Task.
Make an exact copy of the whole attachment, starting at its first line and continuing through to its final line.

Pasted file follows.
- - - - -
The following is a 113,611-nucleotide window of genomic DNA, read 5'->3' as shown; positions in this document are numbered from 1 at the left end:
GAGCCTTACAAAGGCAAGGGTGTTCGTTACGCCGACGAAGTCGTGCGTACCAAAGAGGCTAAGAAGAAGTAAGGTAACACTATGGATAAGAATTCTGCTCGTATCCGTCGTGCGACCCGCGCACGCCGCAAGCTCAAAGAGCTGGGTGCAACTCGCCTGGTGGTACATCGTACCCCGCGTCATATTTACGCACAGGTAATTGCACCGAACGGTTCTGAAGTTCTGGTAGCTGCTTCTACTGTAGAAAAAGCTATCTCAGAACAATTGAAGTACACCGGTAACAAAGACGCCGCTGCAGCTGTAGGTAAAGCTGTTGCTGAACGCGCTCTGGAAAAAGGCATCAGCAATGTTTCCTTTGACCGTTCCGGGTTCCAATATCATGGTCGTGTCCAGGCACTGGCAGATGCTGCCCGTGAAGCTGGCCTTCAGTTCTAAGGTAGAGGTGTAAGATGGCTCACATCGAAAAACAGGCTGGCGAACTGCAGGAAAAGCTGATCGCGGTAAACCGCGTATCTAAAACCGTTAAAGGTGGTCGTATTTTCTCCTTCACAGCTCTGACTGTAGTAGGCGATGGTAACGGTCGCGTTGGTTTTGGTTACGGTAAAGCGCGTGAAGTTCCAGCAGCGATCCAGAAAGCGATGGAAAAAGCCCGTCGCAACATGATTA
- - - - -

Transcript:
The following is a 113,611-nucleotide window of genomic DNA, read 5'->3' as shown; positions in this document are numbered from 1 at the left end:
GAGCCTTACAAAGGCAAGGGTGTTCGTTACGCCGACGAAGTCGTGCGTACCAAAGAGGCTAAGAAGAAGTAAGGTAACACTATGGATAAGAATTCTGCTCGTATCCGTCGTGCGACCCGCGCACGCCGCAAGCTCAAAGAGCTGGGTGCAACTCGCCTGGTGGTACATCGTACCCCGCGTCATATTTACGCACAGGTAATTGCACCGAACGGTTCTGAAGTTCTGGTAGCTGCTTCTACTGTAGAAAAAGCTATCTCAGAACAATTGAAGTACACCGGTAACAAAGACGCCGCTGCAGCTGTAGGTAAAGCTGTTGCTGAACGCGCTCTGGAAAAAGGCATCAGCAATGTTTCCTTTGACCGTTCCGGGTTCCAATATCATGGTCGTGTCCAGGCACTGGCAGATGCTGCCCGTGAAGCTGGCCTTCAGTTCTAAGGTAGAGGTGTAAGATGGCTCACATCGAAAAACAGGCTGGCGAACTGCAGGAAAAGCTGATCGCGGTAAACCGCGTATCTAAAACCGTTAAAGGTGGTCGTATTTTCTCCTTCACAGCTCTGACTGTAGTAGGCGATGGTAACGGTCGCGTTGGTTTTGGTTACGGTAAAGCGCGTGAAGTTCCAGCAGCGATCCAGAAAGCGATGGAAAAAGCCCGTCGCAACATGATTA